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Apple's not-so-secret tablet: Flawed from the start

Apple are rumoured - key word there is "rumoured" - to be building a tablet device which can only be described from reports as a netbook-sized iPhone. After trying to explain this to my friend in the pub last night, who isn't the most technically minded of people but thankfully has good looks on her side, her questioning put things into perspective for me.
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Written by Zack Whittaker on

Apple are rumoured - key word there is "rumoured" - to be building a tablet device which can only be described from reports as a netbook-sized iPhone. After trying to explain this to my friend in the pub last night, who isn't the most technically minded of people but thankfully has good looks on her side, her questioning put things into perspective for me. Why build a novelty iPhone-like device? Why?

Epic fail.

In my professional opinion, having a tablet is like having a grandma without the sweets, like drinking non-alcoholic beer and bringing sun protection with you on your holiday to Scotland. It's absolutely pointless.

For the sake of terminology, a Tablet PC is a laptop with a keyboard and a screen which can be twisted into a laptop position or a touch-screen tablet device. A tablet on the other hand is a pure touch-screen device and looks like a much bigger iPhone or iPod touch, and has no keyboard except a software one running on the host operating system.

Confused? That's how I see it being anyway; one has a keyboard and one doesn't.

It is important to point out at the moment, the Apple tablet rumour consists of no real substance. The company's policy of keeping things secret actually works quite effectively, unlike Microsoft's mediocre attempt at patching plumbing works. Either way with Apple, you're forced into resigning or forced over the edge of a tall building if things go disastrously wrong (or missing).

Bryant Zadegan, a good friend of mine who wrote an article yesterday on the upcoming tablet, suggested students were the focal point of Apple's new venture. While I understand his sentiments and agree with him, I cannot see how note-taking or handwriting features are going to work properly in this tablet.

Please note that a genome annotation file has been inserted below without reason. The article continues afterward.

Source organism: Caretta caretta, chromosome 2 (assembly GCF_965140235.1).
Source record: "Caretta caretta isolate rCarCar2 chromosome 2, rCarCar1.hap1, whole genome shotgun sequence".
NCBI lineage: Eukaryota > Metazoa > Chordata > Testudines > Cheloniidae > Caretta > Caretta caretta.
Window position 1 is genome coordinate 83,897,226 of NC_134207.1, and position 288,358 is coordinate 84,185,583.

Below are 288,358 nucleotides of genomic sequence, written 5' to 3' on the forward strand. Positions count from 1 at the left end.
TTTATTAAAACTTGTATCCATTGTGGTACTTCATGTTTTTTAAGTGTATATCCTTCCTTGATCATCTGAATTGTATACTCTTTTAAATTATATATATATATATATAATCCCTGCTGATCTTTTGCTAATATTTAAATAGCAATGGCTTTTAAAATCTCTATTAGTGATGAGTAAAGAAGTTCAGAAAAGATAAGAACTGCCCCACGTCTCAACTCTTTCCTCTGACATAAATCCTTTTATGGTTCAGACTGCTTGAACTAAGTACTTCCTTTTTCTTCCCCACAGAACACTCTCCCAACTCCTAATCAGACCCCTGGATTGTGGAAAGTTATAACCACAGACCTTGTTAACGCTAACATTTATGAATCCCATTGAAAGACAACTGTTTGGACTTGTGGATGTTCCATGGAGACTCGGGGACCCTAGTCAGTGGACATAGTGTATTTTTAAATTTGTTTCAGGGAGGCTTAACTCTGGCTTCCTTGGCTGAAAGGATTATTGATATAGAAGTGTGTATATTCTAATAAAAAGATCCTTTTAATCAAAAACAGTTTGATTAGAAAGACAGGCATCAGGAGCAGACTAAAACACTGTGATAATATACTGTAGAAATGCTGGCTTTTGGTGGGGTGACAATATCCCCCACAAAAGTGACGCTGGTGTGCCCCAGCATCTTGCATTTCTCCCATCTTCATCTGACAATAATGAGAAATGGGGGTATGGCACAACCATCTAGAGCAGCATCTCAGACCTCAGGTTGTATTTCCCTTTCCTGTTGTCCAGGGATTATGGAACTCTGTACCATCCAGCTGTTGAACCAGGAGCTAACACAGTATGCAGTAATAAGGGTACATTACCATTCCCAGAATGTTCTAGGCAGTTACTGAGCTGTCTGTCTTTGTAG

As far as I am aware, the only touch-screen product Apple has made is the iPhone and iPod touch. I've never seen handwriting technology in either of these. I'm not saying they aren't in there, but I've never seen it. How can they manage to jump in head first into a fully-fledged tablet device without any real or relevant experience in handwriting, touch or text recognition?

That is of course if they have any handwriting or text recognition in the rumoured device. For all we know, they could be opting for the on-screen keyboard approach and nothing more.

If this is the case, they they are doomed to begin with. Microsoft has included handwriting technology since Windows XP and as the touch technology gets better, more refined and with better accuracy, it has reached a point in Windows 7 where I can tell you from first hand experience that it is far better than their voice recognition ever was.

Sites are claiming that students would love the tablet, but I am dead against it. Typing on a touch-screen is like air-typing on a table. It's uncomfortable and you don't get the ergonomic feedback that you would get with a keyboard. But when typing with it, it'll have to be on your knee and raised at an angle to see the screen properly. Not only will this be uncomfortable but could cause strain injury over time.

A touch-screen laptop like the HP TouchSmart tx2, which I own and have reviewed, would be more up the student's street. If you want to type, then you can type to your heart's content, and if you want to write, then flip the screen round and hold it cradled in your arm. The ability to pick and choose which input style you want is key to the success of these devices.

But for now, the pen is most certainly not mightier than they keyboard, and I cannot see this changing any time soon.

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